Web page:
Becky Montacute and Ben Weich address this contentious issue
The only effective way to deal with views such as Nick Griffin’s is to question them, have them out in the open, and to criticise. Leeds Student made exactly the right decision by giving Nick Griffin a platform, because by allowing him to voice his opinions, they allowed us to see how ridiculous they are.
A particular favorite quote of mine (for showing just how stupid Mr. Griffin is) came when the interviewer, a gay man, asked him what exactly it is he finds so objectionable about people like himself. Griffin’s reply was to explain that gay people simply need to understand that “a lot of heterosexual people – we don’t want to persecute you – but we find the sight of two men kissing creepy.”
Another absolute gem comes when he moves onto civil partnerships, saying that as it undermines the institution of marriage “children will die over the next few years, because they’ll be brought up in homes which aren’t married.” Students aren’t stupid; the vast majority of them know that opinions like his are not just vile but absolutely ridiculous. They are not about to become BNP recruits anytime soon after seeing this sort of rubbish from him in their student newspaper. Just as the fallout from Nick Griffin’s appearance on Question Time made us question the standing of the BNP, the more people understand what his views actually, are the less they want to support him.
The NUS have a no platform policy, and have written an open letter to Leeds Student asking them to remove the interview. This policy stops criticism from happening. It is also a policy put in place by a body, who should not be trying to push policies onto member universities. The editor of Leeds Student was elected democratically by the members of her union, and so absolutely had the right to make the decision to publish the interview.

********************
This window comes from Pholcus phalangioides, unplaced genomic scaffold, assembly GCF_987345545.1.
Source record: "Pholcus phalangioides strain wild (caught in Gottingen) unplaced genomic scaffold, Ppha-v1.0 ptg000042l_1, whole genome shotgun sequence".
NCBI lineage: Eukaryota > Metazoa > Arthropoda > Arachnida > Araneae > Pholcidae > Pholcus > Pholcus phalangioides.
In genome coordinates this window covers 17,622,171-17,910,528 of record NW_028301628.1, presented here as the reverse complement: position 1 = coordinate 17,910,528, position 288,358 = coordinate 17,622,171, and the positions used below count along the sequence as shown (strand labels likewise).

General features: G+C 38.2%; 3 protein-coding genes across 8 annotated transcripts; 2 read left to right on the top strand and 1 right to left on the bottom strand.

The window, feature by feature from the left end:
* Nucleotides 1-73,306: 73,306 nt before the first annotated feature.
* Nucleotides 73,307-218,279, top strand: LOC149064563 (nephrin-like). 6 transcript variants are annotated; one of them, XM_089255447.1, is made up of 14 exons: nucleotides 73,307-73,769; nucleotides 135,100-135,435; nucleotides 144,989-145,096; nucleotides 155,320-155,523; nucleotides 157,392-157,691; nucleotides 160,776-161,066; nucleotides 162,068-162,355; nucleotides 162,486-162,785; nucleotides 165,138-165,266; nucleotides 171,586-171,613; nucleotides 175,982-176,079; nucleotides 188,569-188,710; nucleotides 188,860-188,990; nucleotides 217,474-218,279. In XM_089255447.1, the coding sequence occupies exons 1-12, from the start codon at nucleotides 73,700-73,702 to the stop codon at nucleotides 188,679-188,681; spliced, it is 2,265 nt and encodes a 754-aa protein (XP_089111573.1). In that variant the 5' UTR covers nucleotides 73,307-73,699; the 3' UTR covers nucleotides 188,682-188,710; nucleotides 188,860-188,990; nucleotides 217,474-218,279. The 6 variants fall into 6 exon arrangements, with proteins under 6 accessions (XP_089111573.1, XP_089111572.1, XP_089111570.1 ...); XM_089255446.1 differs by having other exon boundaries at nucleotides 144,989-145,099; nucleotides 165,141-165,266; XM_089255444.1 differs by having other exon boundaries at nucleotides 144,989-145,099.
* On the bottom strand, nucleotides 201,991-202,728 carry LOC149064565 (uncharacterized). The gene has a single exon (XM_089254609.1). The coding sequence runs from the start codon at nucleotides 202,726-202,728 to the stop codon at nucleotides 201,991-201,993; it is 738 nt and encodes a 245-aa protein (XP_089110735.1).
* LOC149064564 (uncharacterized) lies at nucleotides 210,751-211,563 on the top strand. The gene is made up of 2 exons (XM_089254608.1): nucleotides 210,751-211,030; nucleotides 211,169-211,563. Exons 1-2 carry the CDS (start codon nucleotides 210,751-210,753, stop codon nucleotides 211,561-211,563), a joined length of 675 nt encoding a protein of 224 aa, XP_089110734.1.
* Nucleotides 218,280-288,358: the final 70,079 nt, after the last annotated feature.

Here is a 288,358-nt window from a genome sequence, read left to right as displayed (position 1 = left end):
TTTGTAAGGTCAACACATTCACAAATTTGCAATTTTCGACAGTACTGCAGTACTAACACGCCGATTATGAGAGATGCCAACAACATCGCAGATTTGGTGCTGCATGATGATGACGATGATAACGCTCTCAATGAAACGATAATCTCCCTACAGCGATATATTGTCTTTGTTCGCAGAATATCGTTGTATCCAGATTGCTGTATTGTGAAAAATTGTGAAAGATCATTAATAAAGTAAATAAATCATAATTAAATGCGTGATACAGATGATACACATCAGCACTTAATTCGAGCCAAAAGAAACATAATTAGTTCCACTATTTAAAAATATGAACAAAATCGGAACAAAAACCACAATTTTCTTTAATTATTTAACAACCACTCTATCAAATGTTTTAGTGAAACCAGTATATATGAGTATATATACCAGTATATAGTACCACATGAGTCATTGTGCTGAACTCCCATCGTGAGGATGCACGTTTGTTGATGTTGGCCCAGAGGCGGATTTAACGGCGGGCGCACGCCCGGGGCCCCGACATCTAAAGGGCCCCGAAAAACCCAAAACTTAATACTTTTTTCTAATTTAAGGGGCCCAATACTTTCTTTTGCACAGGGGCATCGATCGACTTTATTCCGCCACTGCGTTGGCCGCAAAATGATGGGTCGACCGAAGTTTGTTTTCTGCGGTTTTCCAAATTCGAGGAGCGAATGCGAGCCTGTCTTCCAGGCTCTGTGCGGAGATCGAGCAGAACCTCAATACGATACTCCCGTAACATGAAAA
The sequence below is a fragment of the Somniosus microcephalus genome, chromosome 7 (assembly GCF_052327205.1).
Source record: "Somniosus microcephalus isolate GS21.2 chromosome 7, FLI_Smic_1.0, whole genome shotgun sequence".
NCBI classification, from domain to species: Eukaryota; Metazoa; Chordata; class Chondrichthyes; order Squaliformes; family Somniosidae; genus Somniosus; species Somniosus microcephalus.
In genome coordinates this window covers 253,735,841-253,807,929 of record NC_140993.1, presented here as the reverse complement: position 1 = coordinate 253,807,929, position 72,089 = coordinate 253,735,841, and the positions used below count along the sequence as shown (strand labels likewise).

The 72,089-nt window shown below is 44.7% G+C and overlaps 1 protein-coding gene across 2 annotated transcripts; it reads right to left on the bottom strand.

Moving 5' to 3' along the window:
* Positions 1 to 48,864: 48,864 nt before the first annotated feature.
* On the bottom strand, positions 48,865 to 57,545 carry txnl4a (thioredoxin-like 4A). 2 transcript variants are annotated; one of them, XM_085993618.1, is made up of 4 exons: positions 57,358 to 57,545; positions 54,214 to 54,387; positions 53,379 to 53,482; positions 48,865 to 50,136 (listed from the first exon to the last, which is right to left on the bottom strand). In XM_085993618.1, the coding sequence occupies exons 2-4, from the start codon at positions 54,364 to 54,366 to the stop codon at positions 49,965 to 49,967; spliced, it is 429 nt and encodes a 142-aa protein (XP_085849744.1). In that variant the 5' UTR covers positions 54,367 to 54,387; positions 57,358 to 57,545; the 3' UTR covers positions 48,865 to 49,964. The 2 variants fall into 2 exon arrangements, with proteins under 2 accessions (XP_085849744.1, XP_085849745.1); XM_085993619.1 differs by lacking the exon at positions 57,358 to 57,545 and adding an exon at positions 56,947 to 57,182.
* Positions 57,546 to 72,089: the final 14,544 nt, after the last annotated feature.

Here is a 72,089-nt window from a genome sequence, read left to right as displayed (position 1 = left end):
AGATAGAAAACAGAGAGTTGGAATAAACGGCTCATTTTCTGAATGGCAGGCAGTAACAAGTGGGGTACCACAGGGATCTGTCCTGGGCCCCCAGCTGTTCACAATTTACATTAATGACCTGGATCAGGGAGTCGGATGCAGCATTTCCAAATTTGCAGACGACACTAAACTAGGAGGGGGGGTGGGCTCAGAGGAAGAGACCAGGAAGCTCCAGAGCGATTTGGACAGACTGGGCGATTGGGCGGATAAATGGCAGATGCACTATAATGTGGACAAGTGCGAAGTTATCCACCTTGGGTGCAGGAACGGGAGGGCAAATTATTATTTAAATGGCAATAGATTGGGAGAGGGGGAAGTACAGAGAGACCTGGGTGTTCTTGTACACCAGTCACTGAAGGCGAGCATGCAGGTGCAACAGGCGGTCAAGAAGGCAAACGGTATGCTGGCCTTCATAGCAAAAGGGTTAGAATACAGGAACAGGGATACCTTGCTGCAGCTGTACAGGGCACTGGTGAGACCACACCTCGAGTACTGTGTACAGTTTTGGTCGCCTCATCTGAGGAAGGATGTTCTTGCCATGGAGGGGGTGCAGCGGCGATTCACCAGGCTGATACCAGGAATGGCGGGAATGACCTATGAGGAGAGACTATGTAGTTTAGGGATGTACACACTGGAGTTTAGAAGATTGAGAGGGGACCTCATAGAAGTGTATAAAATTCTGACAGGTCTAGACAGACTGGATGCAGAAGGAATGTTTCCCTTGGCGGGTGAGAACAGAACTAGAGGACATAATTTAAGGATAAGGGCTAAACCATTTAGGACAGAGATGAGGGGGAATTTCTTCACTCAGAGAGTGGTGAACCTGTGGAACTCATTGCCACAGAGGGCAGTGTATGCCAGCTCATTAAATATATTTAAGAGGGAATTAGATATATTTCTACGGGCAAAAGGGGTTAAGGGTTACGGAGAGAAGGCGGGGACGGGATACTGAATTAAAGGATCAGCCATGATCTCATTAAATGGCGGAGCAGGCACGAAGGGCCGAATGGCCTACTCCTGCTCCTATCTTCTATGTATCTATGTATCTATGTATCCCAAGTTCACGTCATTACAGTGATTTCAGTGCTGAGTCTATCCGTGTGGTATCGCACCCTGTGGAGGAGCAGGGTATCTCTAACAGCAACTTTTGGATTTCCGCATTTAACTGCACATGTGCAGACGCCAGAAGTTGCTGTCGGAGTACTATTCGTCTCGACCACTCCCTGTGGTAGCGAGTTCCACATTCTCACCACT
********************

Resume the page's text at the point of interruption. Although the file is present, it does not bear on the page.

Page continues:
Views need to be heard to be challenged, not hidden away and for us to pretend they don’t exist. People like Nick Griffin exist, students need to know that and need to shout about just how wrong people like him are. This is the only way to fight these views, and so Leeds Student were completely right in their decision to go against the NUS and print the interview.
In justifying the publication of their interview with Nick Griffin, the editors of the Leeds Student must ask themselves what purpose it serves. I myself struggle to come up with something worthwhile. The leader of the British National Party, as the interview itself will attest, has nothing either relevant or valid to say, leading one to wonder whether it was a mere publicity stunt. Many column inches have been devoted to the subsequent discussion and debate, so the Student has succeeded in this respect.
But I find it laughable that, in her response to the NUS’ call for the article to be retracted, the paper’s editor argued the need to confront extreme politics. This would hold more water had the interviewer actually challenged Griffin, instead of offering a predictable, recycled probe into his views on homosexuality and the Holocaust.
No, I’m afraid this smacks of an attempt to generate controversy by flogging a horse which has long since been deceased. Post-recession (and with many of their votes returning to Labour), the BNP’s last embers of popularity are flickering out, and they are no longer considered significant or threatening. Sensing his 15 minutes are almost up, Griffin has reduced himself to a Rent-a-Shock, popping up with the political equivalent of a steaming bag of excrement whenever an editor wants a cheap story. I find the validation of this tedious.
Inevitably, the other half of this article will at some point mention the importance of the freedom of speech, and this is a fair point. But we’ve heard what the BNP have to say. There’s a distinction between giving someone the chance to express their views and simply offering them the exposure they don’t merit, and that line has been crossed.
I don’t take exception with the Leeds Student publishing this interview as such, but rather the way they’ve dressed it up. It wasn’t a serious piece; it was an attempt to get Griffin to say something outrageous. They should have presented it for what it was: the closest thing political journalism comes to the Jeremy Kyle Show.